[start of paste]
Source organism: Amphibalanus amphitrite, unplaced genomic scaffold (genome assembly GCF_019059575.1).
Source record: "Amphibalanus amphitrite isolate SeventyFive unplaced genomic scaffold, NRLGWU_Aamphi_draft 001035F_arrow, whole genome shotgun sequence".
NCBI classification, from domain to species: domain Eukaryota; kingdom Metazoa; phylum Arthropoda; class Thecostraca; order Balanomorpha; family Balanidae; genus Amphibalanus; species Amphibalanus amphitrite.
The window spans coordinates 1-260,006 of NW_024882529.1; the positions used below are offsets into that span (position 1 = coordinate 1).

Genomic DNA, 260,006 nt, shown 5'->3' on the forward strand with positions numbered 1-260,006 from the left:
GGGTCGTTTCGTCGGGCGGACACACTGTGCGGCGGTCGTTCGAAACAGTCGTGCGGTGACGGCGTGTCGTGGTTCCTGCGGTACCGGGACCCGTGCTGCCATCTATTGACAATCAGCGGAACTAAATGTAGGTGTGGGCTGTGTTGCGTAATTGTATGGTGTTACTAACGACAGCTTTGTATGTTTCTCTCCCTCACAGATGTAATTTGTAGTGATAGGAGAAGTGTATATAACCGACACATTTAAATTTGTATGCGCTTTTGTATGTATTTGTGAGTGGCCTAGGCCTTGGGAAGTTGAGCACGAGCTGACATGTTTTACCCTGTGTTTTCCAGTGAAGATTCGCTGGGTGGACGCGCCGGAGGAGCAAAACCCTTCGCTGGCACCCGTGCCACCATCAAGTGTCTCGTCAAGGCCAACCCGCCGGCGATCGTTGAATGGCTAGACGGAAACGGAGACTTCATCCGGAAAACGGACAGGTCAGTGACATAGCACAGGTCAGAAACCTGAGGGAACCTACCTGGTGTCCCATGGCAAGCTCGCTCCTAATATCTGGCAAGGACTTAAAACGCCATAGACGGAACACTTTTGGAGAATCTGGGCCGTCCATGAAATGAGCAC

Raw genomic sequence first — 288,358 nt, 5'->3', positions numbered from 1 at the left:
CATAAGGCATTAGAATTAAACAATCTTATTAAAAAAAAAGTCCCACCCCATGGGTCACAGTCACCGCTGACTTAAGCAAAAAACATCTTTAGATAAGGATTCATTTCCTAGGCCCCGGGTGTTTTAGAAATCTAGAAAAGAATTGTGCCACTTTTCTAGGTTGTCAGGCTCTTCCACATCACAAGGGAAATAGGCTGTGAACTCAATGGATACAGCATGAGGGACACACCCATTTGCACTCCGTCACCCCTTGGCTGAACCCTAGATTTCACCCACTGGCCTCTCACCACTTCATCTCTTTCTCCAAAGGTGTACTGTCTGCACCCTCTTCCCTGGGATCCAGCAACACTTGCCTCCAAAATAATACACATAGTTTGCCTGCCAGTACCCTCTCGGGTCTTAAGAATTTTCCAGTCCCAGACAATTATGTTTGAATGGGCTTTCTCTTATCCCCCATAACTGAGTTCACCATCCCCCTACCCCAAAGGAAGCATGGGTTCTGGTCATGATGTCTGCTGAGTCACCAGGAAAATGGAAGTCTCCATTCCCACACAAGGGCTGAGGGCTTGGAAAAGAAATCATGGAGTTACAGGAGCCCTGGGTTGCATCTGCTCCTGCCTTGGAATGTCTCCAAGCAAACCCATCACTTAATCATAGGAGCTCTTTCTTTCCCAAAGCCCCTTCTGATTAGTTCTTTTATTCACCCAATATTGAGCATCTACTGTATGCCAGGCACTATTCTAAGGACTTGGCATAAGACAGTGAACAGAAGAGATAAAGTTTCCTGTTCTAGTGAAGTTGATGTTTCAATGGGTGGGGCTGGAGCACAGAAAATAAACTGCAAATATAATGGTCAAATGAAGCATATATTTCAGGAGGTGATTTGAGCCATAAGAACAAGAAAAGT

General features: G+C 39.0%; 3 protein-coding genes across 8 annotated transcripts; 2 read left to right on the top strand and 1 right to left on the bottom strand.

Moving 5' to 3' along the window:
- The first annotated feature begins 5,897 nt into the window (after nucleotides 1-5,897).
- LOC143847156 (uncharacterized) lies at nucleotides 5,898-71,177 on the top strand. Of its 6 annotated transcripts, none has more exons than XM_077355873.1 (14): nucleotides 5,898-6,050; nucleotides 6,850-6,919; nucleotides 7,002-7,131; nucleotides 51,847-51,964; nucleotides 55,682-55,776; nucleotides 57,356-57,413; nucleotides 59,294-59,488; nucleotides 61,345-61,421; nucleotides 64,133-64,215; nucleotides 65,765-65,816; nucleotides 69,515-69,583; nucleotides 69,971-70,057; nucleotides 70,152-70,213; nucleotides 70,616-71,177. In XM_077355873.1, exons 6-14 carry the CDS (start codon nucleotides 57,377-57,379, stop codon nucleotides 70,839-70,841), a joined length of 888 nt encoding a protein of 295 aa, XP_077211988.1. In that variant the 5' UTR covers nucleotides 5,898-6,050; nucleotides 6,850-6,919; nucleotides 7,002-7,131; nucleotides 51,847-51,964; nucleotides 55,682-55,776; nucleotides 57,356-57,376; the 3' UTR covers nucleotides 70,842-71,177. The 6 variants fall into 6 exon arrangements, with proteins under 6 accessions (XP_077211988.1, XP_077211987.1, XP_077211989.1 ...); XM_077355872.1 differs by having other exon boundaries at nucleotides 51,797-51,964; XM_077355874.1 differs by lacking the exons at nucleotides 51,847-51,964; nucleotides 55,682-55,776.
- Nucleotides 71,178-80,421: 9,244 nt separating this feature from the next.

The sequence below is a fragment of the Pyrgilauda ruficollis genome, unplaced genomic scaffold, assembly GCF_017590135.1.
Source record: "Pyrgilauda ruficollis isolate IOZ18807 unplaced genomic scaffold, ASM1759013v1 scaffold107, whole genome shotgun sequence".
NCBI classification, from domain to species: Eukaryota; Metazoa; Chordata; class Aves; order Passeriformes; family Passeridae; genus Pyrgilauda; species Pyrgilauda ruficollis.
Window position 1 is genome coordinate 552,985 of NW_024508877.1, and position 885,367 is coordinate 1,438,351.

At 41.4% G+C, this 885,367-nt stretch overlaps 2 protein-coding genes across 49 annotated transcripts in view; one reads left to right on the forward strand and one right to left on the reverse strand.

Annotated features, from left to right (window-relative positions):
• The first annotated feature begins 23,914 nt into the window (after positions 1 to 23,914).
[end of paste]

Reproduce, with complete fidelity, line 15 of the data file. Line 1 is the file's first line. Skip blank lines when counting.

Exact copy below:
Source record: "Pyrgilauda ruficollis isolate IOZ18807 unplaced genomic scaffold, ASM1759013v1 scaffold107, whole genome shotgun sequence".